You should usually register the death of your loved one within 5 days if the person died in England, Wales or Northern Ireland (8 days in Scotland) at your local Registrar of Births Marriages and Deaths unless the coroner or procurator fiscal is involved.

 

If you cannot register within this time period, phone the registrar to explain the reason for the delay.       

REGISTRATION OF DEATH
YOU CAN FIND YOUR LOCAL REGISTER OFFICE BY CLICKING THE LINK

You can also call one of our bereavement specialists on 0800 0246 121 for help.

Image by Adam Wilson

England & Wales

Image by Christian Bowen

Northern Ireland

Registration of a death takes at least half an hour. In many places you have to make an appointment to register. If you need to have an immediate funeral for faith or other reasons please explain this when you call the Registrar to make the appointment. They will understand the urgency of your request.

In most cases it should be a relative that registers the death, however there are circumstances others can do this, please consult with the registrar when you make your appointment. 

If you have been given the medical certificate stating the cause of death, you must take this to the registration appointment. If the coroner (or procurator fiscal) has been involved, you will be given information by their staff about when and how the death can be registered. You will need to know when and where the person who has died was born, if they have been married and to whom, their occupation (and husband/wife/civil partner’s occupation if applicable) and their most recent address. Take relevant documents if you have them but they are not essential. You may be asked for proof of your own identity.

In Scotland and Northern Ireland the forms may be slightly different from those listed below – the registrar will advise you.

CERTIFICATE FOR BURIAL OR CREMATION

You will receive a certificate for Burial or Cremation, commonly referred to as "the green form".

 

This is the legal permission for burial or cremation, but cemeteries and crematoria have additional forms to be completed – usually supplied by your funeral director if you are using one.

 

The green form is replaced by a document from the coroner if there will be an inquest or if the funeral will be a cremation following a coroner’s post-mortem examination.

CERTIFIED COPIES OF THE DEATH CERTIFICATE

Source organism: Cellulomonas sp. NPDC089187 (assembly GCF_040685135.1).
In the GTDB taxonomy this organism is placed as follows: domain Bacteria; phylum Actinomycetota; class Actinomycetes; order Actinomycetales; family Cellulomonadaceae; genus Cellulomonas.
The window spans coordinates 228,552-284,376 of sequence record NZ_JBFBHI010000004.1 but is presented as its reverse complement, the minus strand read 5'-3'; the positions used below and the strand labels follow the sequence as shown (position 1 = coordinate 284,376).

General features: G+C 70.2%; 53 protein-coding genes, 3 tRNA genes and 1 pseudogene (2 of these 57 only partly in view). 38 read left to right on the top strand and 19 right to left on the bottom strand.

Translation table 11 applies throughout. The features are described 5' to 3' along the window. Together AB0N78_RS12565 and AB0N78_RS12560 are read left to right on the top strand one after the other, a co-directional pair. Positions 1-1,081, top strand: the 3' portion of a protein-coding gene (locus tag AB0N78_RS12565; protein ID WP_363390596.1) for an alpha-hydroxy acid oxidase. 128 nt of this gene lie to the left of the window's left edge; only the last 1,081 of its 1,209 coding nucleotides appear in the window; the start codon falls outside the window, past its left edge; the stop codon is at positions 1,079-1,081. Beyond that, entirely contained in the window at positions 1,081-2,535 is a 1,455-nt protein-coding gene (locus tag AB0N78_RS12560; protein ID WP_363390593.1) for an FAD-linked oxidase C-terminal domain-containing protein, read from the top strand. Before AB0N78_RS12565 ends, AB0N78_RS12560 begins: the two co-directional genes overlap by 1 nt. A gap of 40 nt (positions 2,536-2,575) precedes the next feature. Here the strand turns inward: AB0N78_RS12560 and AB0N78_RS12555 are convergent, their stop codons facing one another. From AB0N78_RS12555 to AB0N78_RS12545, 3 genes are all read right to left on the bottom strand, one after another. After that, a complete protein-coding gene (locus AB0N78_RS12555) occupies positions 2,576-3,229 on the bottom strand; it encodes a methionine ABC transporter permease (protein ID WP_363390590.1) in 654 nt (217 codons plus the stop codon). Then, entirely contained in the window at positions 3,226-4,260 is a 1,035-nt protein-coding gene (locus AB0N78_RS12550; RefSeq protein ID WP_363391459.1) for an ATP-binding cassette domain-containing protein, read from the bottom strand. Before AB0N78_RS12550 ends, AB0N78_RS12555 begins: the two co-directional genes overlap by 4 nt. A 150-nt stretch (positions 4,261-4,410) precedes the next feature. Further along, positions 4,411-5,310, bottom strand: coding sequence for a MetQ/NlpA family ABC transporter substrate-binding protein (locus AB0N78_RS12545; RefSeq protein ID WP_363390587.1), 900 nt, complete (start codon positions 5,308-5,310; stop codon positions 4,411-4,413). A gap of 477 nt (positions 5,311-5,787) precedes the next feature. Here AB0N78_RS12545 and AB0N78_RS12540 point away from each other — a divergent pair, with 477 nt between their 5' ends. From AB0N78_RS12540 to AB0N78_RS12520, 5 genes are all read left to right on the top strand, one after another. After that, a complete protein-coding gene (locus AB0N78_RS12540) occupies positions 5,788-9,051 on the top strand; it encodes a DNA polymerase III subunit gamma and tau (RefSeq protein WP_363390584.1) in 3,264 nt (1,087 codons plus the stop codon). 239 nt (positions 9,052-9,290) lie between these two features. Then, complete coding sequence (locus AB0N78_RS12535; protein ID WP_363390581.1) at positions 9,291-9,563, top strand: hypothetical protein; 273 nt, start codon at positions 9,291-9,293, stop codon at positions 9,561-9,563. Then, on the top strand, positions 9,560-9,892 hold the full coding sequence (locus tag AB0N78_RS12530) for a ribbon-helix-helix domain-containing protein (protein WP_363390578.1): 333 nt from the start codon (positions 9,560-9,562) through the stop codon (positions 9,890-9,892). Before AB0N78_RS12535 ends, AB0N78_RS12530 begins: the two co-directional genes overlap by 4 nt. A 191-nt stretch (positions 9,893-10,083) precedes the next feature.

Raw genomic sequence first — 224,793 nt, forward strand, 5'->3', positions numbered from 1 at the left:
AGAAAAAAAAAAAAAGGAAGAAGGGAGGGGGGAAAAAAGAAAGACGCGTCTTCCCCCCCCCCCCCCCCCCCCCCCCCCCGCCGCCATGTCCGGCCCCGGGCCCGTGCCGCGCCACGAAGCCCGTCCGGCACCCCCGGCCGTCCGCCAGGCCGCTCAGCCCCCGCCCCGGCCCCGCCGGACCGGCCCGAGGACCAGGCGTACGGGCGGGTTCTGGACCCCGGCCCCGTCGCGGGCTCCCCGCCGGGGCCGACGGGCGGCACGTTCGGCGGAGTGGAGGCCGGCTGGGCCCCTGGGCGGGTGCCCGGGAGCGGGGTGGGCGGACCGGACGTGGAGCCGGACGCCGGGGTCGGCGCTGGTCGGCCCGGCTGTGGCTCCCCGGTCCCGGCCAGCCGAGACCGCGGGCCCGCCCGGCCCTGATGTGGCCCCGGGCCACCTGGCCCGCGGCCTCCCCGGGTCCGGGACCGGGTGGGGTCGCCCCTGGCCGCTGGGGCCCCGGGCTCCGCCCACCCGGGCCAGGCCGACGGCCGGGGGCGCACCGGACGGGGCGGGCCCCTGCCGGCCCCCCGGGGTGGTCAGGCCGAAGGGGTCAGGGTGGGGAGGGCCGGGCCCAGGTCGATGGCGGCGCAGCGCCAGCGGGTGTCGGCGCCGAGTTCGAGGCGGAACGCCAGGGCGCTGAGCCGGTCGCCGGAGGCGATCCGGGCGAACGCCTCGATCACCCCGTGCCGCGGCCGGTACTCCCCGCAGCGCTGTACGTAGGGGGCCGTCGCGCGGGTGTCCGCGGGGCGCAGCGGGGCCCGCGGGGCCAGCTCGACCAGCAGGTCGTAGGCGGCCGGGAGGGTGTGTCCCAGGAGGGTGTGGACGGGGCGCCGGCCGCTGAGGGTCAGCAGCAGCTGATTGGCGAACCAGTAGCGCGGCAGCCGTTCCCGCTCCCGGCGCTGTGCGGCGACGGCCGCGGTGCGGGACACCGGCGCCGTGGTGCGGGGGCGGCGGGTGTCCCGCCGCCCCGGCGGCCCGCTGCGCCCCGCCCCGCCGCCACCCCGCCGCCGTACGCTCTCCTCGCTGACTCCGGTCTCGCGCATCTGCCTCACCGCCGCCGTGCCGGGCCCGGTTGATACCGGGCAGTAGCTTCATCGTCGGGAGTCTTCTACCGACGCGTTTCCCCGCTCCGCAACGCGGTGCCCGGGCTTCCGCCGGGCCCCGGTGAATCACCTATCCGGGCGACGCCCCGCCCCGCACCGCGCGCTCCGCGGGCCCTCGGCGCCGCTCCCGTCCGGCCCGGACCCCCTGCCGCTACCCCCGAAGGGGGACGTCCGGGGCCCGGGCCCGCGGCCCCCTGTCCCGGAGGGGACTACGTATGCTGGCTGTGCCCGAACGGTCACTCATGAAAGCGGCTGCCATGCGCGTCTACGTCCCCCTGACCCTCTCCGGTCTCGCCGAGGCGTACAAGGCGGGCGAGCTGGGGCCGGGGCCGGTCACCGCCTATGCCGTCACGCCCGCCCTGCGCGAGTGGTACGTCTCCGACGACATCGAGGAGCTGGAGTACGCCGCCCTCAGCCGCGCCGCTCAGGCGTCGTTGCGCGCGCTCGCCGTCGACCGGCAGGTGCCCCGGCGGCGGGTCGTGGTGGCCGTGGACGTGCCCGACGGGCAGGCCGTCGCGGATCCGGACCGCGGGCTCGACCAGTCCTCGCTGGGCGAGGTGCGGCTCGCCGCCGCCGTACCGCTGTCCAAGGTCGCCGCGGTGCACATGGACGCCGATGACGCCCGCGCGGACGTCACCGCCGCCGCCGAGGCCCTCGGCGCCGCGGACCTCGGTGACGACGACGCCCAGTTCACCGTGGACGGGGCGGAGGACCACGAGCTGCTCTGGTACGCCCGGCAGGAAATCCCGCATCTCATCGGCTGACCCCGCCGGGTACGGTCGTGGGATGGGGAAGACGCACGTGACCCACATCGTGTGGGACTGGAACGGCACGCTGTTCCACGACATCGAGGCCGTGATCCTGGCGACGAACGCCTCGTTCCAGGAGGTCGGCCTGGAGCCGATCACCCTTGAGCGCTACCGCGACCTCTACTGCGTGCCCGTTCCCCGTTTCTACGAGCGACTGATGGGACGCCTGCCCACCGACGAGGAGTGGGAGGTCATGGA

More commonly referred to as “Death Certificates” the Certified Copy of Death Entry documents are required by banks and other organisations when they ask to see an original death certificate.

 

The Certified Copy of a Death Entry is what is meant by banks and other organisations when they ask to see an ‘original’ death certificate. Most will take their own photocopy and return the ‘original’ to you. This takes time, so purchase several copies unless the estate (everything the person has left in terms of belongings, property, money) is extremely simple. This will allow you to deal with several organisations concurrently, especially if you are having to use postal services.  Registering the death is free, but you do have to pay for death certificates. The price per copy is usually between  £8.00 and £12.00 in England and Wales, £8.00 in Northern Ireland and between £12 and £30 in Scotland if purchased at the time of registration.  It may be considerably more if you have to buy extra copies at a later date.

 

 If there is an inquest, the death is not registered until after the inquest, therefore the coroner will issue you with an Interim Certificate which you can use instead of certified copies.

NOTIFYING THE DEPARTMENT FOR WORK AND PENSIONS (DWP)

Form BD8 Registration or Notification of Death (form 3344SI in Scotland, form 36/BD8 in Northern Ireland) should be completed if the deceased was in receipt of a state pension or any other benefits. 

The death can be notified to the Pensions Service via telephone.  In this instance, it may not be necessary for the BD8 form to be posted.

TELL US ONCE SERVICE

Some registrars offer the Tell Us Once service, which means they will notify the DWP and other central and local government agencies of the death e.g. DVLA, the Passport Agency, Housing Office, Blue Badge scheme. If Tell Us once is offered you will probably not need to complete form BD8. If it is not offered you will need to complete this form and the registrar may provide an envelope with the form inside.

We advise phoning the DWP to notify them of the death as soon as you can – do not wait to get this form. This means all benefit/pension payments to the person who died will be stopped. If payments go through between the death and when notification occurs, these payments will have to be refunded to the DWP.

 

If the coroner is involved, you can still obtain this form from the registrar, even if the death cannot be registered yet.

 
WHAT IF THE DEATH OCCURS ABROAD?
WE ARE NBS

NBS offers support, signposting and legal guidance following a bereavement, as well as offering guidance to anyone planning ahead in anticipation of their own death.

 Company number 09333323

ADDRESS

0800 0246 121

Office 10, Consett Innovation Centre, Ponds Court Business Park, Genesis Way, Consett, County Durham, DH8 5XP

 

info@thenbs.org

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